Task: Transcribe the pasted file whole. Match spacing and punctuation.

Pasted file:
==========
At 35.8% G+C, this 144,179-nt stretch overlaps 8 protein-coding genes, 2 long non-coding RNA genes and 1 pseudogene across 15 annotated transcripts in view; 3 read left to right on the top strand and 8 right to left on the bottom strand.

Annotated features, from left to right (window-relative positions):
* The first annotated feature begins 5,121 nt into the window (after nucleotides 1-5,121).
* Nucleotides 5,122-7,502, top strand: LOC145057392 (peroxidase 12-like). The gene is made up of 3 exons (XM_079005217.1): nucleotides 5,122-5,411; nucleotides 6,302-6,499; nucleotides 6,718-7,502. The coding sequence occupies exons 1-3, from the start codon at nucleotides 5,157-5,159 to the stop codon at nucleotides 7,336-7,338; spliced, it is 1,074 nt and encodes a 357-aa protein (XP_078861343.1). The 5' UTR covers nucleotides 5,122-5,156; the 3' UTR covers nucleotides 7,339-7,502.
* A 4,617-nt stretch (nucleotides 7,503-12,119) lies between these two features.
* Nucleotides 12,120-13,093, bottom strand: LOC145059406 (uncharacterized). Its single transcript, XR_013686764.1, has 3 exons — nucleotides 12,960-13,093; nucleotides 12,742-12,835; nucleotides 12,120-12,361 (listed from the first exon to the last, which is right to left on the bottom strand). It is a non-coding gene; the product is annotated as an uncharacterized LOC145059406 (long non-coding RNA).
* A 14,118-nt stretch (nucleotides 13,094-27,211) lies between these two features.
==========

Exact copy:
At 35.8% G+C, this 144,179-nt stretch overlaps 8 protein-coding genes, 2 long non-coding RNA genes and 1 pseudogene across 15 annotated transcripts in view; 3 read left to right on the top strand and 8 right to left on the bottom strand.

Annotated features, from left to right (window-relative positions):
* The first annotated feature begins 5,121 nt into the window (after nucleotides 1-5,121).
* Nucleotides 5,122-7,502, top strand: LOC145057392 (peroxidase 12-like). The gene is made up of 3 exons (XM_079005217.1): nucleotides 5,122-5,411; nucleotides 6,302-6,499; nucleotides 6,718-7,502. The coding sequence occupies exons 1-3, from the start codon at nucleotides 5,157-5,159 to the stop codon at nucleotides 7,336-7,338; spliced, it is 1,074 nt and encodes a 357-aa protein (XP_078861343.1). The 5' UTR covers nucleotides 5,122-5,156; the 3' UTR covers nucleotides 7,339-7,502.
* A 4,617-nt stretch (nucleotides 7,503-12,119) lies between these two features.
* Nucleotides 12,120-13,093, bottom strand: LOC145059406 (uncharacterized). Its single transcript, XR_013686764.1, has 3 exons — nucleotides 12,960-13,093; nucleotides 12,742-12,835; nucleotides 12,120-12,361 (listed from the first exon to the last, which is right to left on the bottom strand). It is a non-coding gene; the product is annotated as an uncharacterized LOC145059406 (long non-coding RNA).
* A 14,118-nt stretch (nucleotides 13,094-27,211) lies between these two features.